I’ve felt on edge for months, as if I made a mistake in choosing particular deities, and that I would be doing some great wrong in making a change. I no longer believe that it’s wrong to change. I do think that the change should be done with great respect. I have a place picked out for my goddess statues. It will be, in essence, a second altar. My new altar will be dedicated to the Goddess in her persona as Nature. This goddess will be my garden. This altar will tide me over the winter, but I will of course include winter nature elements. This altar will be personal to me rather than dedicated to something outside me. I made a mistake with that, not a terrible, unforgivable mistake, but an error.

So I have big plans for this altar. I’m lucky to have space, and lucky to not have to pack up and hide my altar. I can grow plants on my altar. I can add things until my entire dresser surface is an altar.

Many teachers will caution against adding a lot of stuff to your altar. That depends upon the person. Does having a well fleshed-out altar aid you in your meditation, magical work, daily ritual? Daily ritual is so very important in our chaotic world. It helps us feel grounded and centered, or as much as is possible these days. Tending an altar is like tending a garden.

How do you tend an altar? That’s another post. This was a long post, and sunrise is in two minutes.

But yes, you can change your mind about your altar, and you can devote yourself to a different deity. Both should only be done after a long period of thought, meditation, and asking oracles for advice, at least in my opinion.

Fellow pagans, how do you respond?

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“Paganism/Wicca is a made up religion.”

What do you say? My impulse is to say that they’re all “made up,” human expressions of the Divine.

I was told today that we (all pagans of all traditions) are just having fun without having done any research into how ancient peoples worshiped. As this person’s comments were particularly foolish and presumptuous, I told them they needed to get their ass off their shoulders and stop assuming that none of us have done any research into our particular path.

Because we don’t have a holy book, because we’re all different, because we all have our own way of approaching our spirituality and we (largely) avoid dogma, we’re just playing around.

I’ve never understand why religion can’t evolve. I’ve never understood why a spiritual practice built on the foundations of ancient religion isn’t as real as, say, Mormonism, which is a very young religion.

Wicca isn’t easy. For me, it’s hard work continually chipping away at the fear installed in me by Christian school teachers. It’s hard work readjusting my thought patterns from a religion that says “Just pray and believe!” to a spiritual practice that is . . . real life. It’s birth, life, and death. It’s having a pragmatic view of daily living instead of walking around telling everyone MY GOD IS GOOD, I’M BLESSED by people who don’t seem blessed at all, just desperately trying to convince themselves that they are or will be if they keep repeating it. And research . . . the research never stops. New archaeological discoveries, fighting through the fluff to get to the blood and bone, trying to understand how my ancient Irish ancestors viewed their gods and goddesses. Trying to set aside my comfortable modern mindset. Trying not to be pushed into doing things the way that other pagans do them. Not hiding my beliefs and knowing that people think they’re silly and hearing things like this woman on this TV show just said, that she goes to church to feel like she’s part of something bigger than herself.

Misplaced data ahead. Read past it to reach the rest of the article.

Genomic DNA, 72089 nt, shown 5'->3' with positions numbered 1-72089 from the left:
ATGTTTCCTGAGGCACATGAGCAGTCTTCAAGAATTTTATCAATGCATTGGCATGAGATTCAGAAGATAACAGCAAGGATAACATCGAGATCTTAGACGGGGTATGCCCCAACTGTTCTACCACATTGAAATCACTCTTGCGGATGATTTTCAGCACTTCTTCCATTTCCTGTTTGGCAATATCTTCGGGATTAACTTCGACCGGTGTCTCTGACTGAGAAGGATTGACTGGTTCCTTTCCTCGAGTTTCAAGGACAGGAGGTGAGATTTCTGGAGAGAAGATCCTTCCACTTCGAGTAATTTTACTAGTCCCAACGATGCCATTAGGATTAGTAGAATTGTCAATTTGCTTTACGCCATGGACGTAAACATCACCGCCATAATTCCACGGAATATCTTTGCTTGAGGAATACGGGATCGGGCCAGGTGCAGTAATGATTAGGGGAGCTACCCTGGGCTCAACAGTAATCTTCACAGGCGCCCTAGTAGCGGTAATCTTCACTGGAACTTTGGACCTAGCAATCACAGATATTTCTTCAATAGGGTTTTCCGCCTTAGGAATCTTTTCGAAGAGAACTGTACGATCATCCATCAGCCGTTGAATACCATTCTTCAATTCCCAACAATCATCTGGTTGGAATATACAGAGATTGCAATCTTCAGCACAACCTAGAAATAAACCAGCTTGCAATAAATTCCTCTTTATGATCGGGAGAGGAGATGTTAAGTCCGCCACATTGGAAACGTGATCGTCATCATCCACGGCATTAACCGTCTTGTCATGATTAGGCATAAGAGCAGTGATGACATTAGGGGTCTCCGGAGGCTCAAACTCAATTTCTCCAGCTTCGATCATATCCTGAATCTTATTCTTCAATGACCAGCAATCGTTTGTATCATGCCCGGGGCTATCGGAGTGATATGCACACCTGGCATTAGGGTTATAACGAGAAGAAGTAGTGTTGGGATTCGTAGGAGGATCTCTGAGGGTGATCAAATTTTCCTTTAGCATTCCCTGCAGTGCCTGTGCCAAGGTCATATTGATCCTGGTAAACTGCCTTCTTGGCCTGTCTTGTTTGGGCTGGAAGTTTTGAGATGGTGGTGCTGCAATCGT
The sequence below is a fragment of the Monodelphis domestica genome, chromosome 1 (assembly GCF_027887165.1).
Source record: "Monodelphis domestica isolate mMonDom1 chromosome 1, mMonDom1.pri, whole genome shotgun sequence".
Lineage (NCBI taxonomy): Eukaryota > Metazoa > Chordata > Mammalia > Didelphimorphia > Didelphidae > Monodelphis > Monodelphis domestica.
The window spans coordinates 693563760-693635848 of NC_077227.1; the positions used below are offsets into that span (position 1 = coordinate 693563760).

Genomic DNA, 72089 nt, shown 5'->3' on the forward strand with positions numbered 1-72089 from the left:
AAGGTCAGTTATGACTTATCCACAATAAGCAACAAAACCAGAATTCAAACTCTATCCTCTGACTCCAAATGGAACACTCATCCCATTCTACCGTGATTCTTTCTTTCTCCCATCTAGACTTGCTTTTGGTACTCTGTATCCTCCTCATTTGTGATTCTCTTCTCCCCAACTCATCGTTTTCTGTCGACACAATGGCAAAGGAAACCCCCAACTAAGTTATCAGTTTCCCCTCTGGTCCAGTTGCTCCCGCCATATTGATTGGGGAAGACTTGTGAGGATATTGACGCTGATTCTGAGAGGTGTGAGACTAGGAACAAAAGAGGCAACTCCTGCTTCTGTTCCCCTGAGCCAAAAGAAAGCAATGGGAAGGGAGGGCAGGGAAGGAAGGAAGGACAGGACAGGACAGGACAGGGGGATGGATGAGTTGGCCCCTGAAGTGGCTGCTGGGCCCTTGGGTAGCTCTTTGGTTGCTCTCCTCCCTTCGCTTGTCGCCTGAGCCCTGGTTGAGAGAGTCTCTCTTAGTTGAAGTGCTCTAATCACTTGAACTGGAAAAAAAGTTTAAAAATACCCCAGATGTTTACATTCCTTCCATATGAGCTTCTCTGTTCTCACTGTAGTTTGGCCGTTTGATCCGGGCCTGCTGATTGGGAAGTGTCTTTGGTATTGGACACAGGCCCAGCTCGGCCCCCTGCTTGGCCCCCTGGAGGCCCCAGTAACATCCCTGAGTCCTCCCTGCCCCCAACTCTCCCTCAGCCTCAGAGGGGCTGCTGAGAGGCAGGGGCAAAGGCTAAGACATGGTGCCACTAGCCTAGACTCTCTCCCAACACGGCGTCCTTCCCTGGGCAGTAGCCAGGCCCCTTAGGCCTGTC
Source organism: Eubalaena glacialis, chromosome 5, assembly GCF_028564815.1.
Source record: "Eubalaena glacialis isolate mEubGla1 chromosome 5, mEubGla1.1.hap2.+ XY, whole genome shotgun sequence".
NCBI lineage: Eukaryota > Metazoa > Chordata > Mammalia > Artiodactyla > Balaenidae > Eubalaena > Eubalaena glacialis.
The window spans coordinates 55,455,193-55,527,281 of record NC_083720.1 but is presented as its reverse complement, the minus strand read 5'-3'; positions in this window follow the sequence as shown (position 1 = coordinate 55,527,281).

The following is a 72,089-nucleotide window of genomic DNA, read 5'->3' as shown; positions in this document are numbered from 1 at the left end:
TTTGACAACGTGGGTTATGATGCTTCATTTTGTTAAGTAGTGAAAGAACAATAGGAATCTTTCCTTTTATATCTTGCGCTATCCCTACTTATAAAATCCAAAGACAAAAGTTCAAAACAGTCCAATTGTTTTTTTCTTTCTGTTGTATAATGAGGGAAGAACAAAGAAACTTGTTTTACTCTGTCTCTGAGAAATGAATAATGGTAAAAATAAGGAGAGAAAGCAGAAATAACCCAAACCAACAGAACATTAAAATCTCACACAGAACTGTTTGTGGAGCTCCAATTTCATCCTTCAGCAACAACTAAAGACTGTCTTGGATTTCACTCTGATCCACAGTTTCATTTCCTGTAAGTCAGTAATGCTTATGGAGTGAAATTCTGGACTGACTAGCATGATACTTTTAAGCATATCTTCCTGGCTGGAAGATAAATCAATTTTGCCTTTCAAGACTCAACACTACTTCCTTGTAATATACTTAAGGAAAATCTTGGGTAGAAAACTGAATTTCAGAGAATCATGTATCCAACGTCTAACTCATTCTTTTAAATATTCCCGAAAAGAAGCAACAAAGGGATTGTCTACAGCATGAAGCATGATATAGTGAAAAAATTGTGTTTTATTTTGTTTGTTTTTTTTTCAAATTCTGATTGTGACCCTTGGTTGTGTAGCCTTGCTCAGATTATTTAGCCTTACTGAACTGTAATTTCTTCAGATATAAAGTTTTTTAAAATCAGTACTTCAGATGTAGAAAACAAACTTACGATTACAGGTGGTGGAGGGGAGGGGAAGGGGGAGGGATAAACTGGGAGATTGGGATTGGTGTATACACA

I don’t need to go sit in a building to do that. All I have to do is water my garden and monitor the growth of my plants that I planted from seed. All I have to do is pick up half of a robin’s egg shell and add it to my shelf of things I find around my yard. All I have to do is look at a modern interpretation of an ancient female figurine and feel that primal awe at how something so simple seems to hold all the meaning in the world.

What do you say to someone who just wants to feel superior and sneer at a “made-up” religion? Do you bother with them at all? Is it our jobs to try and educate them? Does that ever work? Do we have to be nice? I don’t feel like trying to set some kind of example. If someone is behaving like an ass, I want to say “you’re behaving like an ass.”

So how do you respond to the “made-up religion” comments?